Band say they 'didn't want to sound like we were back in 2004'
The Libertines have discussed their first new album in over a decade, revealing in an exclusive interview with NME that the record will see the band experiment with their signature sound.
The group signed a record deal with Virgin/EMI last December for a new LP, recently confirming that they’ve been working on the full-length at Karma Studios in Thailand. Prior to recording the album, Doherty left a rehabilitation facility in nearby Chon Buri after completing treatment for his drug addictions.
Speaking ahead of the album, which the band state will come out this year, frontman Pete Doherty claimed that fans “are going to love” the record. In this week’s print issue of NME, available digitally and on news stands now, Doherty said that “there’s a miracle aspect to actually getting it done and all getting together to do it,” adding: “We’re all really proud of it”. Pete’s fellow singer and guitarist, Carl Barat echoed the sentiment, saying: “It’s staggering that we’ve got to the point where we’ve actually got an imminent release for the fucking Libertines. Are you kidding me? Honestly, I’m still kind of pinching myself. Is this really going to happen? It’s mental, but I guess it is.”
The band also confirmed that the album – expected to be 11 tracks in length – only features one old song, a re-recorded version of ‘You’re My Waterloo’, with Barât revealing he felt its previous incarnation hadn’t “done it justice”.
Doherty tells NME that the band didn’t want to fall back on old material: “I think the fear was that we wouldn’t have anything in there to bring out. Fortunately, we did. We were inspired in the period leading up to Gary and John coming out and managed to write loads of really exciting new songs.” Drummer Gary Powell added: “I would have been really, really pissed off if we’d come back with a new album full of old stuff… The last thing I wanted us to do was sound like we were back in 2004”.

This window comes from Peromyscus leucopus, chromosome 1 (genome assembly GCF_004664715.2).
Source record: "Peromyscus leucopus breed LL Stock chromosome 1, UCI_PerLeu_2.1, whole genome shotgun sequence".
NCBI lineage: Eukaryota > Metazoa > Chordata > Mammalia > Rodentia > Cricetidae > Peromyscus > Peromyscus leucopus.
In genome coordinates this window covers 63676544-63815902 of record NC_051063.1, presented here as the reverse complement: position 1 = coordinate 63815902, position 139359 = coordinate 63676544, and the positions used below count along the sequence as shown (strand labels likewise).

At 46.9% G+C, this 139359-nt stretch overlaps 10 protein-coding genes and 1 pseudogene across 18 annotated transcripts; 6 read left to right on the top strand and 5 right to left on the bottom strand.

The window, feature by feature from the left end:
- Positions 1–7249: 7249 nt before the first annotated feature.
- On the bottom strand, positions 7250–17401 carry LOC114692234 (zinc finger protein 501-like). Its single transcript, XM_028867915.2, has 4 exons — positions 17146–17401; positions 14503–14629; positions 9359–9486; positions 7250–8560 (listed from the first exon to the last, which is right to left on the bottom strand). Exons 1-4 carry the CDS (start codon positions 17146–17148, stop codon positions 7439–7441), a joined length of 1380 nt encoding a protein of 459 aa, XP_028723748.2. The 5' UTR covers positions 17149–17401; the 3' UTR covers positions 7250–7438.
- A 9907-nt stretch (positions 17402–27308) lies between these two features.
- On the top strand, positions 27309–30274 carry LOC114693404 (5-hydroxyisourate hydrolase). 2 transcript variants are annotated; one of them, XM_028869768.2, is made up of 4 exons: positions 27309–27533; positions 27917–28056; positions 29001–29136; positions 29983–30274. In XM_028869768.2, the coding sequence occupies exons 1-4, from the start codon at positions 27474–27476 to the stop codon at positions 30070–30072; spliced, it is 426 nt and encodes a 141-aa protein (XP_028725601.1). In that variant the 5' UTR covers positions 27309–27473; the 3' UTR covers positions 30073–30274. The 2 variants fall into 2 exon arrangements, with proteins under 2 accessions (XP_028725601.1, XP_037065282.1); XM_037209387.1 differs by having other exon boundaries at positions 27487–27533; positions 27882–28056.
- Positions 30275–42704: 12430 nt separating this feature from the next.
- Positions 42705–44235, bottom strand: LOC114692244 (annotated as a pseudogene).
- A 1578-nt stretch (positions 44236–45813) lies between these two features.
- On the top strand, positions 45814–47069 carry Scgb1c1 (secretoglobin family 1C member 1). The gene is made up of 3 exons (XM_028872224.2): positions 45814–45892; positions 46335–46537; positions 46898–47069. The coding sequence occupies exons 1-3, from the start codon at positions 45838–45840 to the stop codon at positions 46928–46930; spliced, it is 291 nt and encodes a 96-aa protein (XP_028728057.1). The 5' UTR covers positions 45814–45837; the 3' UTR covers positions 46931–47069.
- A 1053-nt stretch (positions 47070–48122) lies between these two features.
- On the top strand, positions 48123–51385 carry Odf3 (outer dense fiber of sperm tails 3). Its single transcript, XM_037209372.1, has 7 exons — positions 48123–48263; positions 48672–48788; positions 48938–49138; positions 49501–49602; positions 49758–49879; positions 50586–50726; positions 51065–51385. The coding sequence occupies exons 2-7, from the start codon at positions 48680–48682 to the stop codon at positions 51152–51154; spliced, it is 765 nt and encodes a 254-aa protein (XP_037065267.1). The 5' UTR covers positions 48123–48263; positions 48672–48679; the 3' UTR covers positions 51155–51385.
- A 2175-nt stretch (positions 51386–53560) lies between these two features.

Instead, the band claim that the resulting album will be a “modern” version of the band, with Barât stating: “It’s not us repeating ourselves, that’s for sure,” says Carl. “We’ve definitely moved on. For a while, half my mind was thinking that the album would need an ‘I Get Along’ and a ‘Horrorshow’ – that fast guitar sound – but we were not really in that rhythm. There are a few nods to that for sure, but if we’re not in that rhythm and it’s not part of our lives, then there’s no point in forcing it. I think what came out was just what was right. We didn’t try hard to do anything, but with The Libertines there’s quite a spectrum of what we’ve always done. There are shades to us, and I wanted to make sure that everything I love about the band was represented.”
Revealing that there are synths on the album, as well as piano, bassist John Hassall joked: “We’ve gone progressive… No, don’t get scared. It’s still The Libertines, but it would be weird if we came back and just did exactly the same thing.”
Barât previously confirmed that The Libertines are making their third album with Ed Sheeran and One Direction producer Jake Gosling. He said in April: “We wanted someone who is getting their thing going, rather than someone who is just going to put us through their machine. This isn’t a heritage band making a heritage album.”
Ahead of the album’s release, The Libertines have also been confirmed as the headliners for both T In The Park and the Reading And Leeds festivals this summer.